Merry 6th day of Christmas! I hope your home is not overrun by poultry sent by your true love. In lieu of six geese a’laying and a summation of other bird-gifts, I have some exploration of a hymn for you. Just what you always wanted, right? I know, I know, I shouldn’t have.
Yesterday at church, we sang “From East to West.” I’d call it a run-of-the-mill Christmas hymn and forget about it, but it struck my ear with a thing I call Éponine rhymes – so called because of a section of Les Miserables that always stuck in my brain:
Marius: Get out before the trouble starts!
Get out, ‘Ponine, you might get shot!
Éponine: I’ve got you worried now, I have.
That shows you like me quite a lot!
If you don’t know that “quite a lot” is coming, you sit there wondering why Éponine would fail so badly at rhyming with the fellow she adores. How else to prove you were made to finish his duet?
It’s not unrhymed; the rhyme just takes longer than expected to show up. Thus with “From East to West”: it’s an ABAB rhyme scheme, but was set to a tune more frequently employed for “From Heav’n Above to Earth I Come,” which has an AABB scheme. The ear expects a rhyme immediately, and is startled by the wait.
I contemplated sending a note to Thalia, saying Thought of you this morning whilst singing LSB 385. The power of rhyme, it is not strong with Mr. Ellerton. But John Ellerton, as it happens, was but translating the words of 5th century poet Coelius Sedulius.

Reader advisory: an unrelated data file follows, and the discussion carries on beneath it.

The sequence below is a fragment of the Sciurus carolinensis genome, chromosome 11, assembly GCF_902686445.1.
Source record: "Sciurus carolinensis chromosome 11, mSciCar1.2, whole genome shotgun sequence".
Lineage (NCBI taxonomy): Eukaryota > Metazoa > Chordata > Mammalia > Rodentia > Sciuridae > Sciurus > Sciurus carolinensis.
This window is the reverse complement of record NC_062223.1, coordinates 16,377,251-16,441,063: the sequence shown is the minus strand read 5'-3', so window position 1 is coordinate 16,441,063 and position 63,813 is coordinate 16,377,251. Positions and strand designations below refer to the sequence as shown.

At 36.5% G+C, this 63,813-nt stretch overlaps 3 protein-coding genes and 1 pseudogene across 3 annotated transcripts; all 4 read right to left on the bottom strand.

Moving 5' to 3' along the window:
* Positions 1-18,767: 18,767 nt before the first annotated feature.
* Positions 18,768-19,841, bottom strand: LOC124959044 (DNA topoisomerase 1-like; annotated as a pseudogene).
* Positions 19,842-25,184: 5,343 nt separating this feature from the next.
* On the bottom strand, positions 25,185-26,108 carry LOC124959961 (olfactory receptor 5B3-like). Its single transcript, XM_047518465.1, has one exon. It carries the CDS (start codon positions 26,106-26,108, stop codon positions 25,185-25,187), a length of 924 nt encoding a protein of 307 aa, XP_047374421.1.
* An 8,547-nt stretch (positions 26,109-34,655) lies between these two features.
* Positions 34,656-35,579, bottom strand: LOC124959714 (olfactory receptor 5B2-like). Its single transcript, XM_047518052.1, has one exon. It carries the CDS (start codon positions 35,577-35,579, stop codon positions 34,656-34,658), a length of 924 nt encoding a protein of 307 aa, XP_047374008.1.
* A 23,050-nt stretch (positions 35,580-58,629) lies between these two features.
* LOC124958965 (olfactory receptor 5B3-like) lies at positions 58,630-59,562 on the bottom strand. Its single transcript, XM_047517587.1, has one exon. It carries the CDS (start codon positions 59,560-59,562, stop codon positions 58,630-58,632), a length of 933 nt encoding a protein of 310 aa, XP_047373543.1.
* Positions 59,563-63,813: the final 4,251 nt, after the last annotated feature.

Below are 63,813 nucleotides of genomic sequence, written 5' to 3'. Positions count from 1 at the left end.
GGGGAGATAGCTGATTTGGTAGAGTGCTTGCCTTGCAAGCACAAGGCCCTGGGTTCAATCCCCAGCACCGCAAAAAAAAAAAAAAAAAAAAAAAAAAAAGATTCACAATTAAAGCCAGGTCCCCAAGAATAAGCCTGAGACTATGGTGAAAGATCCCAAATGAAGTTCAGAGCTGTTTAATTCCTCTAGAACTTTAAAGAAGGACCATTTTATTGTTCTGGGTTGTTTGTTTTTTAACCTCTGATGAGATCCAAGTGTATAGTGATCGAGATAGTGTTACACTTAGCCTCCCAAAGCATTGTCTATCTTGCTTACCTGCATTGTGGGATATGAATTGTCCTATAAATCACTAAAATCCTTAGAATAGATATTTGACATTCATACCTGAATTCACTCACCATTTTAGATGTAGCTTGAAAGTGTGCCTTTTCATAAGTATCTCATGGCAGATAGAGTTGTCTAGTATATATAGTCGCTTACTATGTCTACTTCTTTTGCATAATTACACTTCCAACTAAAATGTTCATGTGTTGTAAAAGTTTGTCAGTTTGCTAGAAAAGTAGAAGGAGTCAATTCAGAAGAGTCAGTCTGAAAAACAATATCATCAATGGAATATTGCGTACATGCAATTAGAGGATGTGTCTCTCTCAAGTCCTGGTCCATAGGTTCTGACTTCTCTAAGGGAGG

Obviously I had to see what sort of rhyming Coelius Sedulius did or didn’t do. This is what I found: “A Solis Ortus Cardine,” or “From the point of the rising of the sun,” is an acrostic with twenty-three verses about Christ’s birth, his ministry, his miracles, his betrayal, his death, and his resurrection. Coelius Sedulius used every letter of the Roman alphabet to start the verses, which calls for some creativity: not only does he juggle different rhyme schemes (ABBA, ABCB, AABB, AABA, etc.), but he had to be extra inventive when he reached the letter X. So far as I can determine, “xeromurram” is a hapax legomenon referring to myrrh (myrrham, rendered as murram for postclassical vulgar Latinate Reasons) intended to anoint the body of Christ, whose name is alluded to via a spelled-out Chi Rho.
Since it’s not always practical to sing all 23 verses, the church used the first 7 (plus a doxology) as a Christmas hymn, and 4 of the later verses (plus a doxology) as an Epiphany hymn. Luther translated these two hymns into German (with an AABB scheme throughout), and later on Ellerton translated the Christmas hymn into “From East to West” as we sing it today.
Admittedly, these renditions do not necessarily reflect how we sing it today. I thought they were interesting, though, and wanted to share them:
Gregorian plainchant hymn adapted to English by St. Meinrad Benedictine Archabbey in Indiana
Alan Charlton’s Advent motet, sung by the Meridian Singers
Guillaume Dufay, or so it says, alternating polyphony and chant.
All glory for this blessed morn
To God the Father ever be;
All praise to You, O Virgin-born,
And Holy Ghost eternally.